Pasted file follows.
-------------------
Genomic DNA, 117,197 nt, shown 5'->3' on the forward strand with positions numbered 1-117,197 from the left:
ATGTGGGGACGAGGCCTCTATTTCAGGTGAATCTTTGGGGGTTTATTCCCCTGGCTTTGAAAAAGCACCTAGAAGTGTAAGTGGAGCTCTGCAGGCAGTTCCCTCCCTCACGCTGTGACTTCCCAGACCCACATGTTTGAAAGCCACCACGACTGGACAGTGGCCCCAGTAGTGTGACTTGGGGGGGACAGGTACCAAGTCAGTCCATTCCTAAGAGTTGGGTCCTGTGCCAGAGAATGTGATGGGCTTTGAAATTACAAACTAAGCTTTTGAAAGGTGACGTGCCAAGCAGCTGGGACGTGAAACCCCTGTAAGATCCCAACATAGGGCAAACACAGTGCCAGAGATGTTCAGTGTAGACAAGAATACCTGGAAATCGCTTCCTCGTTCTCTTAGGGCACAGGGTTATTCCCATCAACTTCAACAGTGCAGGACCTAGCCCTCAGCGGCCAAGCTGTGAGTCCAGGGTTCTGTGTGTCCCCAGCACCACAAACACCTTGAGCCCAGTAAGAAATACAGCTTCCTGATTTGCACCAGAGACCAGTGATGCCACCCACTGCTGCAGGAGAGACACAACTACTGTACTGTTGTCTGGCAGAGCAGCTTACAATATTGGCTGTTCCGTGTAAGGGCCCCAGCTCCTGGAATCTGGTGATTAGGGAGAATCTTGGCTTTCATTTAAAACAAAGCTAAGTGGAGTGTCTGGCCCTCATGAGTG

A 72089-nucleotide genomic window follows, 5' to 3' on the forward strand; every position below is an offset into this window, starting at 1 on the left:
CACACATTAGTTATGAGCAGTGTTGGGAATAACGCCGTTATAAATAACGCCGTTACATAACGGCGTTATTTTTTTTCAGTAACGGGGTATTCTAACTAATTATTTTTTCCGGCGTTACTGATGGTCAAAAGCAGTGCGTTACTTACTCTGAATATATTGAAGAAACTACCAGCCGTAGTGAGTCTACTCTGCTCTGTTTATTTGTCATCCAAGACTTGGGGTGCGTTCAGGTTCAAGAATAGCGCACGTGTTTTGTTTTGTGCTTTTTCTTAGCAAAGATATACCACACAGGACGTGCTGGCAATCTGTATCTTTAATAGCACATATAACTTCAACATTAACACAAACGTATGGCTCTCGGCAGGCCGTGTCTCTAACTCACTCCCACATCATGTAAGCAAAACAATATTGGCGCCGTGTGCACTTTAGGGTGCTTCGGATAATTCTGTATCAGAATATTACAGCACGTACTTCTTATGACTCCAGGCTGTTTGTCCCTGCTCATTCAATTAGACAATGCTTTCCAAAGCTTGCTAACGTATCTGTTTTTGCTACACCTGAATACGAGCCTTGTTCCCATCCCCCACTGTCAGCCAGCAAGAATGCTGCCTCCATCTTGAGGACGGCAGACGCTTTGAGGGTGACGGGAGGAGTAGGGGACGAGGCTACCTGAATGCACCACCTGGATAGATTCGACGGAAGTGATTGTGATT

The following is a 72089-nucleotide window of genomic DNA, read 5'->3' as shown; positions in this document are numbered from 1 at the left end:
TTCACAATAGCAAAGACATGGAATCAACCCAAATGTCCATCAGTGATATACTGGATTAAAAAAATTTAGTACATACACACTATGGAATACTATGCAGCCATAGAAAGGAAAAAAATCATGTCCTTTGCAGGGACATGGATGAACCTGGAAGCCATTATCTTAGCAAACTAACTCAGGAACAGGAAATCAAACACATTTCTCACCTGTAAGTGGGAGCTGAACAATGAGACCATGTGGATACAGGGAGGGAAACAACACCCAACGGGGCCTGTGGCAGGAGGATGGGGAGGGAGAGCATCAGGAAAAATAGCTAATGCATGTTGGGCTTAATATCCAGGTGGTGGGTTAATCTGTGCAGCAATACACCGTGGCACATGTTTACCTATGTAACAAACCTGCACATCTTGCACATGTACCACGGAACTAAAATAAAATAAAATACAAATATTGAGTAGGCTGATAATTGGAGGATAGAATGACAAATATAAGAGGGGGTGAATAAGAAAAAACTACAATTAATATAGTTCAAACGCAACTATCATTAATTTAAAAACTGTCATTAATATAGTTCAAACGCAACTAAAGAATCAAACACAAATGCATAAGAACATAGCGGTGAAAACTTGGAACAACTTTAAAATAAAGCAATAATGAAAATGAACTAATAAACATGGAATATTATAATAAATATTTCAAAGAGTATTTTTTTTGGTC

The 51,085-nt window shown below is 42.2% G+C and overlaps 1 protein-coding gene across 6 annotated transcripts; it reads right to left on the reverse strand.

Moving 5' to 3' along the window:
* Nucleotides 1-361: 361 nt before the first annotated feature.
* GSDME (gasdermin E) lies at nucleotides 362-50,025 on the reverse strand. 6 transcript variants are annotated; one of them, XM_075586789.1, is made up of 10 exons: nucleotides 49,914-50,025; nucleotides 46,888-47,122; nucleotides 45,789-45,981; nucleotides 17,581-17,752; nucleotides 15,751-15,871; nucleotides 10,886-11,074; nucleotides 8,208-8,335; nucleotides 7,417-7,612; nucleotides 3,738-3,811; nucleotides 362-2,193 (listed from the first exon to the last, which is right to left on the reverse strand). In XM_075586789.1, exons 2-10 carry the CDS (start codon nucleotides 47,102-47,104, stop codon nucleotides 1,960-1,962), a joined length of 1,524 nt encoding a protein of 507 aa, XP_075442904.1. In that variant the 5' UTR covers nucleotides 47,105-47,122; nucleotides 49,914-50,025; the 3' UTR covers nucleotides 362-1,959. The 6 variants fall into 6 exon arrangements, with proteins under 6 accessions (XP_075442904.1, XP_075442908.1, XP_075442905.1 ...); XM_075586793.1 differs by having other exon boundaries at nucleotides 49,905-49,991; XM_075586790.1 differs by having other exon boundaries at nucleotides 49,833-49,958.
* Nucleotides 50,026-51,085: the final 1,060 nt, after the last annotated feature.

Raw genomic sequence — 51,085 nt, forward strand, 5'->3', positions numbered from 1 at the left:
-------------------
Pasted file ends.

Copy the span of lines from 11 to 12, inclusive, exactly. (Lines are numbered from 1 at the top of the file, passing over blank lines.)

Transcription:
* Nucleotides 50,026-51,085: the final 1,060 nt, after the last annotated feature.

Raw genomic sequence — 51,085 nt, forward strand, 5'->3', positions numbered from 1 at the left: